Henry Fielding
Henry Fielding was an English
United Kingdom
The United Kingdom of Great Britain and Northern IrelandIn the United Kingdom and Dependencies, other languages have been officially recognised as legitimate autochthonous languages under the European Charter for Regional or Minority Languages...

 novelist and dramatist known for his rich earthy humour and satirical
Satire is primarily a literary genre or form, although in practice it can also be found in the graphic and performing arts. In satire, vices, follies, abuses, and shortcomings are held up to ridicule, ideally with the intent of shaming individuals, and society itself, into improvement...

 prowess, and as the author of the novel Tom Jones
The History of Tom Jones, a Foundling
The History of Tom Jones, a Foundling, often known simply as Tom Jones, is a comic novel by the English playwright and novelist Henry Fielding. First published on 28 February 1749, Tom Jones is among the earliest English prose works describable as a novel...


Aside from his literary achievements, he has a significant place in the history of law-enforcement, having founded (with his half-brother John) what some have called London
London is the capital city of :England and the :United Kingdom, the largest metropolitan area in the United Kingdom, and the largest urban zone in the European Union by most measures. Located on the River Thames, London has been a major settlement for two millennia, its history going back to its...

's first police force, the Bow Street Runners
Bow Street Runners
The Bow Street Runners have been called London's first professional police force. The force was founded in 1749 by the author Henry Fielding and originally numbered just six. Bow Street runners was the public's nickname for these officers, "although the officers never referred to themselves as...

, using his authority as a magistrate
A magistrate is an officer of the state; in modern usage the term usually refers to a judge or prosecutor. This was not always the case; in ancient Rome, a magistratus was one of the highest government officers and possessed both judicial and executive powers. Today, in common law systems, a...

. His younger sister, Sarah
Sarah Fielding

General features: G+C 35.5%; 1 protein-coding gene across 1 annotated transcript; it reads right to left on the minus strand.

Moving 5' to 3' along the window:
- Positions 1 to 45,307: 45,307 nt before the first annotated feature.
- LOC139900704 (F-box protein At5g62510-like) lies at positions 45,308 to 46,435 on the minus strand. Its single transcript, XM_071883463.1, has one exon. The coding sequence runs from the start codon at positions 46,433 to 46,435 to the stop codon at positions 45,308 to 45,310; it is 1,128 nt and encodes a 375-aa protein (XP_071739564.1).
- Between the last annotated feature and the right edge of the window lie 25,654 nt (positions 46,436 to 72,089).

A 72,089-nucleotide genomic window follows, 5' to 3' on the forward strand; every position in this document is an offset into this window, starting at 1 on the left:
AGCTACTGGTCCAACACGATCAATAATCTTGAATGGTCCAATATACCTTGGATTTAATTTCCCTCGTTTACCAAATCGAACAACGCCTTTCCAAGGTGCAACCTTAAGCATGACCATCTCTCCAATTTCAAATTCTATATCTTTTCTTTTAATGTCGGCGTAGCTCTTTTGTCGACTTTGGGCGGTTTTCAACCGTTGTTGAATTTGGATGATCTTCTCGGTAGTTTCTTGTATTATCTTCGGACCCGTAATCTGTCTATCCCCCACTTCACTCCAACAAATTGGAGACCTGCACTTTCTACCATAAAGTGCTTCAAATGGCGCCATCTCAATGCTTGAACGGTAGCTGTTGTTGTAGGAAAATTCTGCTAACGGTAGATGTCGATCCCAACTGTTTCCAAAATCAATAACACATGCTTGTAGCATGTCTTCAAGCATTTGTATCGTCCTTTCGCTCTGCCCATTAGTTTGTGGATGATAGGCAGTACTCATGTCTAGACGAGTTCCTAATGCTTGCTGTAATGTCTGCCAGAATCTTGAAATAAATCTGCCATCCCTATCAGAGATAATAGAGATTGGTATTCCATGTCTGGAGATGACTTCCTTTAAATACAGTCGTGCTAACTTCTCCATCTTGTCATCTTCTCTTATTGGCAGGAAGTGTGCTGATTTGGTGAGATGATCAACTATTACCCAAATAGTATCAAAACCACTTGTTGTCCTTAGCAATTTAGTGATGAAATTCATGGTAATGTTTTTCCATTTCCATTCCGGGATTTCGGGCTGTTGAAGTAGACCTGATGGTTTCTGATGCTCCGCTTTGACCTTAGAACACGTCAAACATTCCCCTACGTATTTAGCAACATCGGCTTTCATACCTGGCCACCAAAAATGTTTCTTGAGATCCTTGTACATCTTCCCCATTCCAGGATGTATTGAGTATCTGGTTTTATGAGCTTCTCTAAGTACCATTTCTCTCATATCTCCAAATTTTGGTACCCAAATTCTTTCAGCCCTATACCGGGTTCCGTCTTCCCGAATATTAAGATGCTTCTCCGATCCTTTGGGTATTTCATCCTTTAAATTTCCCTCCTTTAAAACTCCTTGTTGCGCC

Sarah Fielding was a British author and sister of the novelist Henry Fielding. She was the author of The Governess, or The Little Female Academy , which was the first novel in English written especially for children , and had earlier achieved success with her novel The Adventures of David Simple...

, also became a successful writer.
Fielding married his first wife, Charlotte Craddock, in 1734.

Much may be said on both sides.

The Covent Garden Tragedy, Act I, sc. vii (1732)

The dusky night rides down the sky,And ushers in the morn;The hounds all join in glorious cry,The huntsman winds his horn,And a-hunting we will go.

A-Hunting We Will Go, st. 1 (1734)

He in a few minutes ravished this fair creature, or at least would have ravished her, if she had not, by a timely compliance, prevented him.

Jonathan Wild, Book III, ch. 7 (1743, rev. 1754)

A lover, when he is admitted to cards, ought to be solemnly silent, and observe the motions of his mistress. He must laugh when she laughs, sigh when she sighs. In short, he should be the shadow of her mind. A lady, in the presence of her lover, should never want a looking-glass; as a beau, in the presence of his looking-glass, never wants a mistress.

Act II, sc. xi

Dancing begets warmth, which is the parent of wantonness. It is, Sir, the great grandfather of cuckoldom.

Act III, sc. vii

Love and scandal are the best sweeteneers of tea.

Act IV, sc. xi

All Nature wears one universal grin.

Act I, sc. i

Petition me no petitions, sir, to-day;Let other hours be set apart for business.Today it is our pleasure to be drunk;And this our queen shall be as drunk as we.

Act I, sc. ii

When I'm not thanked at all, I'm thanked enough;I've done my duty, and I've done no more.

Act I, sc. iii

Thy modesty ’s a candle to thy merit.

Act I, sc. iii